In POCKET MOXIE, there is no one individual who can be identified as primarily an accompanist. The individuals in Happenstance have, collectively, the musical prowess to take turns accompanying one another, and it's this which is perhaps the most seamless bit of the show. The "show" part of the performance is deliberately choppy, with a rapid pace that never feels frenetic; in fact, within many of the "numbers" are moments that are contemplative, quietly intense, breathlessly anticipatory or even lyrical. The short pieces are musical, comedic, full of pratfalls, or meant to astonish and amaze. There's plenty of singing in POCKET MOXIE, so much that it's got a cabaret quality to it, and it's delightful.

POCKET MOXIE is presented as a tribute to Vaudeville, but it's not a Vaudeville show. It's a show about Vaudevillians, and along with watching Vaudeville-styled acts, the audience is afforded a secret peek into the very lives of Vaudevillians, and the arcs of their days. At the same time, every movement of every performer in every moment of this too-short production is soaked with meaning and purpose. This requires creatives who defy definition, and who collectively are producing spectacles that likewise are impossible to categorize. They're indescribable partly because they're doing something no one else is doing, or could.

It is insufficient to say that Happenstance Theater is a group of talented performers, as they work like an organic organism and are fascinating to observe. Each of their shows has its own specific ethos, with something to say about contemporary culture, and a cornucopia of subtlety to ruminate later. A Happenstance show doesn't REQUIRE deep introspection, but it does invite it. Audience members who accept this invitation are rewarded with hours or days - sometimes years- of contemplation.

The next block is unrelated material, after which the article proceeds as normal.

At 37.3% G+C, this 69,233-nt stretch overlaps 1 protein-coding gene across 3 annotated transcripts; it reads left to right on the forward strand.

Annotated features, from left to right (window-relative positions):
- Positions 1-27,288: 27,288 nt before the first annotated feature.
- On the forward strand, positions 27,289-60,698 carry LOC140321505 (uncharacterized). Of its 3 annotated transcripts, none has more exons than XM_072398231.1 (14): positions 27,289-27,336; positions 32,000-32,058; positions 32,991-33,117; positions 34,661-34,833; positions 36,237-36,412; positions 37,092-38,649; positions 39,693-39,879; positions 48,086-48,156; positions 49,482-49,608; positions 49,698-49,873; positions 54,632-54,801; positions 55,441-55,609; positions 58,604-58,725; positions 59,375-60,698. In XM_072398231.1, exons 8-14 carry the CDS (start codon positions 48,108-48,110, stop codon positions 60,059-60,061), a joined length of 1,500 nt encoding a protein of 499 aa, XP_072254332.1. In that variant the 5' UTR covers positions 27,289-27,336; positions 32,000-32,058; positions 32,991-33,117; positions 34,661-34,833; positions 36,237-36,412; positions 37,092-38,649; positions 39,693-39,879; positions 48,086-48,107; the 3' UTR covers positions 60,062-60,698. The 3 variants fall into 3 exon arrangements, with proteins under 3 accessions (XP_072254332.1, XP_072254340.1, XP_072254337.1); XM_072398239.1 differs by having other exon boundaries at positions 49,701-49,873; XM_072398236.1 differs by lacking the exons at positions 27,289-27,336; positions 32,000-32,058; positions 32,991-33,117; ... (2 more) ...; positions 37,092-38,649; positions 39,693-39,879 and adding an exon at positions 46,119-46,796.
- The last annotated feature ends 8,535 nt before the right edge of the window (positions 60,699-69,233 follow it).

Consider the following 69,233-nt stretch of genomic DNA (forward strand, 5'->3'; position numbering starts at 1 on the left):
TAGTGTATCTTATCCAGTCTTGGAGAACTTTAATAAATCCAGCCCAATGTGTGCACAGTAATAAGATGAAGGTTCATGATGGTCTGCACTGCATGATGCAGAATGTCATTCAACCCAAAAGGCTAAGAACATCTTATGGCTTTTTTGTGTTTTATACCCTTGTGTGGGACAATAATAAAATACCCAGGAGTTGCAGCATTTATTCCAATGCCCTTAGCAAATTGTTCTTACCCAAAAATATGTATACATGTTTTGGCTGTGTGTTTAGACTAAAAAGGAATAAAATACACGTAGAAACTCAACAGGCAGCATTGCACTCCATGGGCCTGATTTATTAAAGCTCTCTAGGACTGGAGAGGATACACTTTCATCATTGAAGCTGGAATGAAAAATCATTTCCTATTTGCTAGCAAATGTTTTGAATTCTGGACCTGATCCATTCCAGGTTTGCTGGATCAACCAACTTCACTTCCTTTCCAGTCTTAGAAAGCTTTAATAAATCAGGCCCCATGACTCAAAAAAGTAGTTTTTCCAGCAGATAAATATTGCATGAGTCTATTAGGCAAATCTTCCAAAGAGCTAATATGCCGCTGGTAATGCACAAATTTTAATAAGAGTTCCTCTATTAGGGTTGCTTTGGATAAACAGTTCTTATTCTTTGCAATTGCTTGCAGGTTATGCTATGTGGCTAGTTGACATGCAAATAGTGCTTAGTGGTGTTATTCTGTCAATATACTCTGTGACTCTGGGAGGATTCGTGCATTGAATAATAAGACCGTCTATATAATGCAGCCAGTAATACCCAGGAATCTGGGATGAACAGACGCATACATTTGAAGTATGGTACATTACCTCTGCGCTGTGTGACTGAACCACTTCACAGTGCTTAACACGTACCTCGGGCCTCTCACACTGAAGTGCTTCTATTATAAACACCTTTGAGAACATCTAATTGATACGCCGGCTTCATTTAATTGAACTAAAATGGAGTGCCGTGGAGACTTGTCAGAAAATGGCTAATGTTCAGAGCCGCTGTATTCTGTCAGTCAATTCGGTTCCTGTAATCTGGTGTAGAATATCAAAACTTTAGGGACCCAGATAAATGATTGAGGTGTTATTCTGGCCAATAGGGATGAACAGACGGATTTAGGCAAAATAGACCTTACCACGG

Give your eyes some old-fashioned candy and your brain something substantial to chew on by treating yourself to a performance of POCKET MOXIE. Bring a friend and go early, if you're able, in case you'd like to see it twice.

I usually arrive early to the Mount Royal area because I want to eat at the nearby Soup's On restaurant. One can find free street parking in the neighborhood, and paid parking is available in a garage across from the theater or in a lot on Charles Street, just south of Preston Street.

You'll need to scan a QR code to see the program, if you have the right software on your phone. If you don't, or if you're just a dinosaur like me, you can print one out beforehand, (or look at the program on your phone at any time) by pasting into your browser this link- While you're thus occupied in the lobby, if you think you'd like a beverage, enjoy it now, as there's no intermission in POCKET MOXIE, which runs about 75 minutes.

POCKET MOXIE runs at Theater Project through November 13th, 2022

Thursdays November 3 & 10 at 8 pm

Fridays November 4 & 12 at 8 pm

Saturdays November 5 & 12 at 3 pm

Saturdays November 5 & 12 at 8 pm

Sundays November 6 & 13 at 3 pm

Tickets for adults are $25; $20 for seniors/artists/military; $15 for students

Photo: Cast, Musicians, Writers, Costumers, Prop Builders and Roadies of Happenstance Theater's POCKET MOXIE, L to R: Alex Vernon, Sabrina Mandell, Sarah Olmstead, Mark Jaster and Gwen Gasdorf

Photo Credit: Wags Media